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INTERVIEW |'Lootere' is not just a thriller, it is about the world we live in: Hansal Mehta


HYDERABAD : For Hansal Mehta, working on the web series Lootere was special. This was the first time the acclaimed director took a backseat (specifically as a showrunner) for a series helmed entirely by his son Jai Mehta. However, this wasn’t their first collaboration. Jai has previously worked as an assistant director for his father’s films, including Aligarh (2015), Citylights (2014) and Shahid (2012). Further, Jai co-directed some episodes of Scam 1992 (2020) with Hansal. So, when Shaailesh Singh, the creator of Lootere, called Hansal to work on the show, he was quick to recommend Jai, since he was busy working on Scoop (2023) at the time.

“When I finally came on board, Lootere was already written by Vishal Kapoor and Suparn Verma,” he says. “Shaailesh was working with Vasan Bala who was going to direct it earlier. But then, Vasan got committed to Monica, O My Darling (2022), Scam 1992 released and I was working on Scoop. So, Shaailesh called me and said I have to do this project. I told him that the only way possible for this to happen is if Jai directs it.”

Hansal was fascinated with all the different perspectives that were part of the show and how the hijacked ship at the centre of it became a representation of the world we inhabit. “There are the pirates, the crew and a shrewd businessman at one side,” the filmmaker adds. “You have the privileged, you have the middle class and there are these people who are impoverished and forced into piracy due to the conditions in their country. It’s like having the entire socio-economic strata trapped together in one place. Beyond being a thriller, if you look at it deeper, it is about the world that we live in.”

Vivek Gomber

Vivek Gomber plays businessman Vikrant Gandhi in the show. He is the president of the Port Authority in Somalia and is caught in the middle of several complexities involving pirates, ship crew and a terrorist outfit. Vivek had earlier starred in critically acclaimed films like Court (2014), where he played a soft-spoken lawyer working on a sensitive case, and Sir (2018), where his character, a privileged man, falls in love with a domestic worker. For him, working on this show was exciting as it was set in a thrilling world. “As a young boy, you want to play with guns, jump off things and do action.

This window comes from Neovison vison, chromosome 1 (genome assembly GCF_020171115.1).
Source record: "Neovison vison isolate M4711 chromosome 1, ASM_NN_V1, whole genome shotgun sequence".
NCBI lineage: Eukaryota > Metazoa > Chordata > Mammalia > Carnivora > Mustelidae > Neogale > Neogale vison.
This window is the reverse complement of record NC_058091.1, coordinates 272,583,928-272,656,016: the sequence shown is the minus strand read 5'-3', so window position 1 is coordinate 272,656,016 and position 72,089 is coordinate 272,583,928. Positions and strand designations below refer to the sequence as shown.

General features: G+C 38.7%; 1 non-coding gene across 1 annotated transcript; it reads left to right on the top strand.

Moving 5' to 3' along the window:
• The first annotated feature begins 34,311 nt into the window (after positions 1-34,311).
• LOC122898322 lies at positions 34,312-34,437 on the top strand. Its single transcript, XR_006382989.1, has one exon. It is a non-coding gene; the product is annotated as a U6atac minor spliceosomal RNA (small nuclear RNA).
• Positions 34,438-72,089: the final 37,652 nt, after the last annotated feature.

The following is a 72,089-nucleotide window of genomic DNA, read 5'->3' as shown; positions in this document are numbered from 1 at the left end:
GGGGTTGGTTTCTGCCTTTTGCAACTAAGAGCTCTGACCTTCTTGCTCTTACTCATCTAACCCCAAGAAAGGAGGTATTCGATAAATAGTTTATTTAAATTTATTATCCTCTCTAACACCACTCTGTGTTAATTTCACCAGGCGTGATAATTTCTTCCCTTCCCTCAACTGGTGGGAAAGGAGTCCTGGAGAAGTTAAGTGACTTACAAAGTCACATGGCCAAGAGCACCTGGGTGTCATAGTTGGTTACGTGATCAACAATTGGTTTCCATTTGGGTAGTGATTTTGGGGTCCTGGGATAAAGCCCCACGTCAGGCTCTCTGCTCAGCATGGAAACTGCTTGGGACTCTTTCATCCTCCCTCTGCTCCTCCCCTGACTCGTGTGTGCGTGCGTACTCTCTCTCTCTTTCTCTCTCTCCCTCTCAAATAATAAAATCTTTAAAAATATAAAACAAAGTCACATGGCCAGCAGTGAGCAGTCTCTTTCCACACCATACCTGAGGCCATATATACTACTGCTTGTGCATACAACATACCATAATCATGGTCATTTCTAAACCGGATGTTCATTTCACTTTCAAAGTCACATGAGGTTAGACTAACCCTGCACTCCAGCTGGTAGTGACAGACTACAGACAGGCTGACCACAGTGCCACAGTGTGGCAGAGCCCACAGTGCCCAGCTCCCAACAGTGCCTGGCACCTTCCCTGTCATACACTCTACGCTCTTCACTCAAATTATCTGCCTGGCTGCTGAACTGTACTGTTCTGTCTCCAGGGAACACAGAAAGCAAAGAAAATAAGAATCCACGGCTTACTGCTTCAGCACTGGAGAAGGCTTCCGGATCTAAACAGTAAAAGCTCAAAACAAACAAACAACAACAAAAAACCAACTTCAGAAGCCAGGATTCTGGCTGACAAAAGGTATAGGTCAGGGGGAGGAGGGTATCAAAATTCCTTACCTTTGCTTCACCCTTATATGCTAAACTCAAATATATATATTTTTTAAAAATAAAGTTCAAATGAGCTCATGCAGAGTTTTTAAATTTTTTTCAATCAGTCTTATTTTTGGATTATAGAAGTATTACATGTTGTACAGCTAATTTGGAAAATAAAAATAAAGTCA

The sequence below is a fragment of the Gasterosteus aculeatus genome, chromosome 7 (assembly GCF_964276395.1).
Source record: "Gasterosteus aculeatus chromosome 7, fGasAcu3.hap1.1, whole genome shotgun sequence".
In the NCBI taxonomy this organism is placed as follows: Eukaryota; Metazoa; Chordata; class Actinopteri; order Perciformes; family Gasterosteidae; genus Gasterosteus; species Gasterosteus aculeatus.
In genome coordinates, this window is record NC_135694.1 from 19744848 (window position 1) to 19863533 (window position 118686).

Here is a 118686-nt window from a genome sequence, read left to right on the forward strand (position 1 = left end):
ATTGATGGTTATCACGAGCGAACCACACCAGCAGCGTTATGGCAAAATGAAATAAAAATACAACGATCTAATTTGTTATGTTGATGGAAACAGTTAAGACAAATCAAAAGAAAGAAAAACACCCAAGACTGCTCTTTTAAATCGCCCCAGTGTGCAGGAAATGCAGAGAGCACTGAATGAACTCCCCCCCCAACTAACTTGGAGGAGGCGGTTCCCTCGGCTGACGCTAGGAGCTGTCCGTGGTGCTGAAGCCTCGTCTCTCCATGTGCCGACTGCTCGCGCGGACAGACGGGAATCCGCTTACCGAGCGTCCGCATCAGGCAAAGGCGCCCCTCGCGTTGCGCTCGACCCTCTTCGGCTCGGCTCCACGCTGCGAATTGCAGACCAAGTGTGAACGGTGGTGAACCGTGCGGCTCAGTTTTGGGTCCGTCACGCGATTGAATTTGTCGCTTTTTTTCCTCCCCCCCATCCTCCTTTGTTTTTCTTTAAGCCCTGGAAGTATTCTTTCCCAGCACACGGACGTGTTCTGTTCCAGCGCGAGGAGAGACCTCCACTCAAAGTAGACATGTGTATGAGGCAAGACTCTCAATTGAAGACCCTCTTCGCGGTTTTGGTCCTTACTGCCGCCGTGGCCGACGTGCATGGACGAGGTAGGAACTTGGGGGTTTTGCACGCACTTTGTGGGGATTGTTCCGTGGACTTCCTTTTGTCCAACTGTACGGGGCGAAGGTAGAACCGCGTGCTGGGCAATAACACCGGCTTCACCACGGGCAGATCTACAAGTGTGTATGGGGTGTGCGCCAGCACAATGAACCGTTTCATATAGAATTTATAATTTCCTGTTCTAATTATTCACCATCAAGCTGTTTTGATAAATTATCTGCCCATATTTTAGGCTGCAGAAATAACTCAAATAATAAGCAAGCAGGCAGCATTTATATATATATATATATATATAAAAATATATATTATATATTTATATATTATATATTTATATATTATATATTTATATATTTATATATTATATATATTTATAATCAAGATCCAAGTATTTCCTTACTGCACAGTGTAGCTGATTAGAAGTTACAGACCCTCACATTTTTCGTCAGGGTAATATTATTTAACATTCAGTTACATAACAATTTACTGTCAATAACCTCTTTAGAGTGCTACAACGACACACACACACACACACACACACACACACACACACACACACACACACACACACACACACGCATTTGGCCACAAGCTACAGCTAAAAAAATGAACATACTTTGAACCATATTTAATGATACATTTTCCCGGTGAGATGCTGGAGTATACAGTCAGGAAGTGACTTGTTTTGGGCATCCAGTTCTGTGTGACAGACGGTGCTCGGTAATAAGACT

But I never got to do any of that in my earlier films,” he says. “I am grateful for the work I have done but I wanted to explore more. Whatever I learnt from the series, I actually used it in the next project that I worked on.”

Jai wanted to have a strong arc for Vikrant in order to bring out the themes of greed and power effectively. Further, he wanted to balance this authenticity and seriousness in the writing by keeping his outlook fresh. “The approach was to make it as engaging as possible. It is easy to make something super serious. But to make something which is fun and entertaining but has gravitas at the same time, is difficult,” says Jai. He worked with cinematographer Jall Cowasji to make the visuals feel raw and moody.

They were inspired by the Italian crime drama series, ZeroZeroZero (2020) and photographs clicked by artists like Robert Doisneau to design the look of the show. “Jall recently passed out of New York University and many would find it surprising that it was his first show,” Jai says.

“A lot of our referencing came from photographs and paintings which is how we understood the lighting patterns. The images in the show are extremely saturated and high in contrast. We were consciously trying to go for something that hasn’t been done before.” Set in Somalia and shot in South Africa, what stands out in the series is how it doesn’t have the sepia tone, which is common for films set in developing countries. “We have stayed away from the ‘Africa filter’,” he adds.

All of this was possible as Hansal served as the showrunner and supported his son’s vision. “For Lootere, unfortunately, the mandate for the show doesn’t allow for the credit of a father. You cannot say ‘Father Hansal Mehta’. So, I became the showrunner,” he jokes. “While we both have worked together in the past, he is very much his own beast. He likes to keep his filmmaking larger-than-life and entertaining while also working on visual grammar. All of it comes from him. Here, my job was to help him stay focused on the story while he explored the child inside.”